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Why the Assassination of a Scientist Will Have No Impact on Iran’s Nuclear Program

The roadside assassination, last week, of the Iranian nuclear scientist Mohsen Fakhrizadeh was an elaborate intelligence operation that played out like a blockbuster thriller, according to unusually candid accounts by the Iranian media. Fakhrizadeh, who was around sixty and had a graying beard, and also a bit of a paunch, has often been compared to J. Robert Oppenheimer, the father of America’s atomic bomb, and A. Q. Khan, the father of Pakistan’s nuclear program. Fakhrizadeh had enough secrets in his head that he was followed around by a team of bodyguards; he also held the title of brigadier general.

On Friday, the Muslim holy day, he was reportedly travelling with his wife, in a black Nissan sedan, from Tehran to visit his in-laws in Absard, a town famed for its apple and cherry orchards, about forty-five miles away. Highways around the capital are notoriously clogged, but travel restrictions imposed during the COVID-19 crisis have meant far less traffic. As Fakhrizadeh’s car neared a roundabout, a blue pickup truck parked near an electricity transmitter opened fire on the car and then exploded, cutting off local power, including to a nearby clinic; roadside cameras were disabled. One account claimed that a dozen gunmen—one group jumped out of a parked S.U.V. and another arrived on motorcycles, while snipers were hidden nearby—opened fire. A separate account, by Fars, the nation’s semi-official news agency, reported that all the fire came from the pickup truck, which was remote-controlled. Fars claimed that there were no human assailants at the scene; the whole operation took three minutes, the agency said. Both accounts said that Fakhrizadeh, hit multiple times, fell out of his car and bled out on the ground. The Iranian media released photos of the bullet-riddled car and the blood stream. By the time a rescue helicopter got Fakhrizadeh to Tehran, he was dead.

The attack provoked fury in Iran, breathless headlines around the world, and a lot of speculation about retaliation, which could, in turn, spark a mini-war. No one claimed responsibility. But the hit, which required detailed intelligence about a secretive official’s weekend plans, his timing, and his route, mirrored four previous assassinations of Iranian nuclear scientists. Carried out between 2010 and 2012, the previous operations were widely associated with Mossad, the Israeli intelligence agency. “Terrorists murdered an eminent Iranian scientist today,” the Iranian foreign minister, Mohammad Javad Zarif, tweeted, on Friday. “This cowardice—with serious indications of Israeli role—shows desperate warmongering of perpetrators.” Iranian leaders vowed revenge. “Iran’s enemies should know that the people of Iran and officials are braver than to leave this criminal act unanswered,” President Hassan Rouhani said, in a nationally televised cabinet meeting. “In due time, they will answer for this crime.” Rouhani added, though, that the government would not rush into a hasty decision.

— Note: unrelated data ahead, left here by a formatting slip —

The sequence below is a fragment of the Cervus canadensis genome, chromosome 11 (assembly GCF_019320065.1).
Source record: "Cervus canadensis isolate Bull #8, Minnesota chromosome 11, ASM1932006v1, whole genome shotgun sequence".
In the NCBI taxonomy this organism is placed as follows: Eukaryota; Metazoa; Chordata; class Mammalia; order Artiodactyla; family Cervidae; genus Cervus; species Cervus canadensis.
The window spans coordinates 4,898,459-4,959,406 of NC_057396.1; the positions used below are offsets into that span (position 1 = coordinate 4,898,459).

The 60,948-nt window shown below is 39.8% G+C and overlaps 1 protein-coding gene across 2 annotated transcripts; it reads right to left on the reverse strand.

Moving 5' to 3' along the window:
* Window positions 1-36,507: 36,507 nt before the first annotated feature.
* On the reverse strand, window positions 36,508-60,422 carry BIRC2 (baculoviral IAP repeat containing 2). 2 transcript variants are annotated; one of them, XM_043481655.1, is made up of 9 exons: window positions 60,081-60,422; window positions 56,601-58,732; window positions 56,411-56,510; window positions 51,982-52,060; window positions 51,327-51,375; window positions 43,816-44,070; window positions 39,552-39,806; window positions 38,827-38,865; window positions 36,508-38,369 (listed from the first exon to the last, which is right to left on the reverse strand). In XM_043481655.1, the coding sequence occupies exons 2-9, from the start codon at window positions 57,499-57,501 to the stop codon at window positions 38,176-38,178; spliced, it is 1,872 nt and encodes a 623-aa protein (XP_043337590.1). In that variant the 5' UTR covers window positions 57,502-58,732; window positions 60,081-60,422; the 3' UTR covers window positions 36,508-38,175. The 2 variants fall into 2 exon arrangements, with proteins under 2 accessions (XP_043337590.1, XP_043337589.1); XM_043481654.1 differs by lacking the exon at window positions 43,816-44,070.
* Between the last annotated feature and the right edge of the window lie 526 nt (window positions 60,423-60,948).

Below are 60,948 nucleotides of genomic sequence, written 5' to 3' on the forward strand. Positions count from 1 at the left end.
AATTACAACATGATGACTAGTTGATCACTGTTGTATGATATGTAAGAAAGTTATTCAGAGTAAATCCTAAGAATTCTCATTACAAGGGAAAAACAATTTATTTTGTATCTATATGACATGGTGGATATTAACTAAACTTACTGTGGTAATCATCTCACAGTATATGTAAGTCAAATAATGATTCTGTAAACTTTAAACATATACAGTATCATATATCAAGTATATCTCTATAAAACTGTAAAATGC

The glaring irony of the sensational operation is that it will probably have a negligible impact on Iran’s nuclear program. “No individual is crucial in a nuclear program like this anymore,” Bruce Riedel, a former senior U.S. official who served in the National Security Council, the C.I.A., and the Pentagon, and who is now at the Brookings Institution, told me. “The Iranians mastered that technology twenty years ago. This guy was important, no question, but he was not crucial to it. Nobody is crucial to it anymore. That’s why describing this as a devastating blow is nonsense.”


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Fakhrizadeh was pivotal in developing the infrastructure for a weapons program and assembling the team to run it until 2003, Ariane Tabatabai, a fellow at the German Marshall Fund and the author of the new book “No Conquest, No Defeat: Iran’s National Security Strategy,” told me. But in 2003, in a deal struck with the three major European powers, Tehran agreed to suspend its program. By then, Iran had most of the know-how anyway. Tehran has since shifted its focus to enriching uranium, the fuel needed for both atomic weapons and peaceful nuclear-energy reactors. The C.I.A. has repeatedly concluded that Iran has not returned to weaponization. Fakhrizadeh later moved to the Defense Ministry’s Organization of Defensive Innovation and Research.